Acer palmatum Seiryu

Plant combinations for shape and form

Discover ideas for beautiful plant combinations in your garden, using shape, structure and form.


Introducing plants with appealing structure and form to the garden couldn’t be simpler. And by contrasting colours and textures you can make some beautiful combinations.


Plants with dramatic colouring, like red, orange and green-stemmed dogwoods or the chalky white stems of Rubus biflorus, are ideal for brightening up the winter garden.

The value of foliage can’t be overstated either – trees are ideal for this, and there are plenty for small gardens, too. While larger shrubs and trees can be impressive by their size alone, planting under and around them is a sure way to make them stand out even more.

Discover some of our favourite plant combinations for shape and form, below.

Trees and shrubs are an ideal starting point in bringing some height and focus to a border or planting scheme.

White-stemmed bramble and ophiopogon

White-stemmed brambles like Rubus biflorus and R. cockburnianus are at their most dazzling in winter. Flowers and berries in summer and autumn give it brilliant wildlife value, too. Here, a striking contrast is created by underplanting R. biflorus with the glossy, black Ophiopogon planiscapus ‘Nigrescens’.


Cornus, carex and pittosporum

By combining the red-stemmed Cornus alba ‘Sibirica’ with the dark, evergreen foliage of Pittosporum tenuifolium ‘Tom Thumb’, an effective, year-round backdrop is given, for the stems in winter and green leaves in summer. The combination is set off by splashes of bright green and cream, provided by Carex morrowii ‘Fishers Form’.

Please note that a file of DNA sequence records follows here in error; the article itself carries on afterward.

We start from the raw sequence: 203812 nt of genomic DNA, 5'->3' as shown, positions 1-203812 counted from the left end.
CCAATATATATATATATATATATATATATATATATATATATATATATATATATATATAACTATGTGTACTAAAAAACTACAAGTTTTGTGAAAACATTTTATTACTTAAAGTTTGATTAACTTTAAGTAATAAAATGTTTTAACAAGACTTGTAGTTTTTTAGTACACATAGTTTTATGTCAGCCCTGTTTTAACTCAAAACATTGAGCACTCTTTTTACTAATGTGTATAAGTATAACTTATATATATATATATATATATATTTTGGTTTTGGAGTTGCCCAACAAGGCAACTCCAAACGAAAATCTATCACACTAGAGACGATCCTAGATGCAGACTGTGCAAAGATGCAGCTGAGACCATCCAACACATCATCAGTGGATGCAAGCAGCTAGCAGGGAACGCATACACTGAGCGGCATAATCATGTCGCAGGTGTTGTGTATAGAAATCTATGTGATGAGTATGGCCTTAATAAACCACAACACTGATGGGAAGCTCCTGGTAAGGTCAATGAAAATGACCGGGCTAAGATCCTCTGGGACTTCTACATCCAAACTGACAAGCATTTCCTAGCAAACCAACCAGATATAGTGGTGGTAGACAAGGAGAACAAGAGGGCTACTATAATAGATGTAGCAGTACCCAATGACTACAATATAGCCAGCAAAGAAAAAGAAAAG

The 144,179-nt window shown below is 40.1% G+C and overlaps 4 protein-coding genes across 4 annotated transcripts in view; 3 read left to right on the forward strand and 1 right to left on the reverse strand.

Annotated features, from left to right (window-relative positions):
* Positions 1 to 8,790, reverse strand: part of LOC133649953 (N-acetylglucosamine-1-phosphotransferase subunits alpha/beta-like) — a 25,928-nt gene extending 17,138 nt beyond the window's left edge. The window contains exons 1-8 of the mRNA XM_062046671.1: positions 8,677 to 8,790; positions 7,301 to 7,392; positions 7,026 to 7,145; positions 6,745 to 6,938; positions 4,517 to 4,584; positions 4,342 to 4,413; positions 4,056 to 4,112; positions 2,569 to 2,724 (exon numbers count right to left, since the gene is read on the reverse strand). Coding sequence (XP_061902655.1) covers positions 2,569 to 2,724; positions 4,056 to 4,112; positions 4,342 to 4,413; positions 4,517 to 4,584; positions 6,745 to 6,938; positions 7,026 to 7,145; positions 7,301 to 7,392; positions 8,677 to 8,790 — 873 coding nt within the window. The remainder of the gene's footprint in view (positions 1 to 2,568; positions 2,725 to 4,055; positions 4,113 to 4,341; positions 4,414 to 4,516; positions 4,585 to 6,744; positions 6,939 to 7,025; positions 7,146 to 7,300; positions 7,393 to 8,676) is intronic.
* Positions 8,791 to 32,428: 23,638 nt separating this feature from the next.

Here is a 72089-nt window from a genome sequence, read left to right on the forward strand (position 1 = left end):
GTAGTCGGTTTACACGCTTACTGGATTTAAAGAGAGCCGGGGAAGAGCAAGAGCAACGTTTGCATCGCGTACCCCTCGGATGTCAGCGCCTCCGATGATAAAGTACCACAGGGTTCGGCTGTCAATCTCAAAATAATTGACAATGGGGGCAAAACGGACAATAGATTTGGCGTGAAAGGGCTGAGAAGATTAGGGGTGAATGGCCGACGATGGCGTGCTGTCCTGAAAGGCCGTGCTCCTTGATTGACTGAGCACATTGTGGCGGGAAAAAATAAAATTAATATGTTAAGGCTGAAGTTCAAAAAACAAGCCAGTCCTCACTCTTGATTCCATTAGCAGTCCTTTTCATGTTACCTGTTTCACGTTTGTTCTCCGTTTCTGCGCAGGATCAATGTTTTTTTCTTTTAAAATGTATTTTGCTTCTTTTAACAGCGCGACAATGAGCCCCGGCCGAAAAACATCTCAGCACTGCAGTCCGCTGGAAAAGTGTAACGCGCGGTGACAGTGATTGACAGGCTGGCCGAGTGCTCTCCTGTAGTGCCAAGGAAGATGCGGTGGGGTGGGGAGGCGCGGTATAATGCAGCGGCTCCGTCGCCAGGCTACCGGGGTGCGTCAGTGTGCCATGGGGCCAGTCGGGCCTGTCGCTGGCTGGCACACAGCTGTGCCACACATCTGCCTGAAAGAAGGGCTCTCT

Acer and molinia

You don’t have to contrast colours to create a standout display – while both have a beautiful golden tone, it’s the attractive branching form of Acer rufinerve ‘Erythrocladum’ combined with the linear leaves of Molinia caerulea subsp. arundinacea ‘Zuneigung’ that makes this pairing work.


Acer and evergreen underplanting

Trees and shrubs are an ideal starting point in bringing some height and focus to a border or planting scheme. Here, Acer palmatum var. dissectum ‘Seiryu’ is the focal point, but other trees, for example the wedding cake tree Cornus controversa or an olive tree, would work equally well.


Ceratostigma, brunnera and cyclamen

Shape and form is just as important on a smaller scale, for example in pots and containers. By using plants with a mixture of heights and widths, you can create a container that looks more impressive than one with a single plant in. This container is planted with Ceratostigma willmottianum, Brunnera macrophylla ‘Jack Frost’ and Cyclamen hederifolium.


Cut back dogwoods for brighter stems

Cut the stems of dogwoods down to the ground in spring, to give an even better display of colourful stems next winter.